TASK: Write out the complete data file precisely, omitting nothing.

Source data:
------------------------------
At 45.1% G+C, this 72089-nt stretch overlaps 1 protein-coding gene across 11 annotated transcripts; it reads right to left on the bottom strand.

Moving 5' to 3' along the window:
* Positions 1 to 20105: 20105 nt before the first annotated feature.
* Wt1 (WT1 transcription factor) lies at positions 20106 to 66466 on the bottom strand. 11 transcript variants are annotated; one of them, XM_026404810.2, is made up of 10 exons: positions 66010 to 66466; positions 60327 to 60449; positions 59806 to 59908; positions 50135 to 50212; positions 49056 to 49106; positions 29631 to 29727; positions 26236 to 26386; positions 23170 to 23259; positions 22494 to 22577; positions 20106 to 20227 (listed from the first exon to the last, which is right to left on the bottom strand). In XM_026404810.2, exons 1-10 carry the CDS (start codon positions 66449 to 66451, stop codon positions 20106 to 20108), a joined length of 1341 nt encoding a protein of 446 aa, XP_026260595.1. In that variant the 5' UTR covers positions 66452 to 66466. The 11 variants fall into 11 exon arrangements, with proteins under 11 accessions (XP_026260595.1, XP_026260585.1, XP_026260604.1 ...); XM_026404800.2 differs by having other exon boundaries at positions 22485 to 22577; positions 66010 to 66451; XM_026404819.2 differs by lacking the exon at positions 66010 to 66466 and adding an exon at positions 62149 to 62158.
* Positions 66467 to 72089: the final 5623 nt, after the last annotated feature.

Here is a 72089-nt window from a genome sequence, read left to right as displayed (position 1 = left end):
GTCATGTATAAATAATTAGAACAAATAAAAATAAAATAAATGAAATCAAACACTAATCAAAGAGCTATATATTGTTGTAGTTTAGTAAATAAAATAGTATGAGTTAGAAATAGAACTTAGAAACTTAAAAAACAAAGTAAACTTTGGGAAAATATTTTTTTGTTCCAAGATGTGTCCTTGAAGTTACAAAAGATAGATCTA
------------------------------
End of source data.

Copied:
At 45.1% G+C, this 72089-nt stretch overlaps 1 protein-coding gene across 11 annotated transcripts; it reads right to left on the bottom strand.

Moving 5' to 3' along the window:
* Positions 1 to 20105: 20105 nt before the first annotated feature.
* Wt1 (WT1 transcription factor) lies at positions 20106 to 66466 on the bottom strand. 11 transcript variants are annotated; one of them, XM_026404810.2, is made up of 10 exons: positions 66010 to 66466; positions 60327 to 60449; positions 59806 to 59908; positions 50135 to 50212; positions 49056 to 49106; positions 29631 to 29727; positions 26236 to 26386; positions 23170 to 23259; positions 22494 to 22577; positions 20106 to 20227 (listed from the first exon to the last, which is right to left on the bottom strand). In XM_026404810.2, exons 1-10 carry the CDS (start codon positions 66449 to 66451, stop codon positions 20106 to 20108), a joined length of 1341 nt encoding a protein of 446 aa, XP_026260595.1. In that variant the 5' UTR covers positions 66452 to 66466. The 11 variants fall into 11 exon arrangements, with proteins under 11 accessions (XP_026260595.1, XP_026260585.1, XP_026260604.1 ...); XM_026404800.2 differs by having other exon boundaries at positions 22485 to 22577; positions 66010 to 66451; XM_026404819.2 differs by lacking the exon at positions 66010 to 66466 and adding an exon at positions 62149 to 62158.
* Positions 66467 to 72089: the final 5623 nt, after the last annotated feature.

Here is a 72089-nt window from a genome sequence, read left to right as displayed (position 1 = left end):
GTCATGTATAAATAATTAGAACAAATAAAAATAAAATAAATGAAATCAAACACTAATCAAAGAGCTATATATTGTTGTAGTTTAGTAAATAAAATAGTATGAGTTAGAAATAGAACTTAGAAACTTAAAAAACAAAGTAAACTTTGGGAAAATATTTTTTTGTTCCAAGATGTGTCCTTGAAGTTACAAAAGATAGATCTA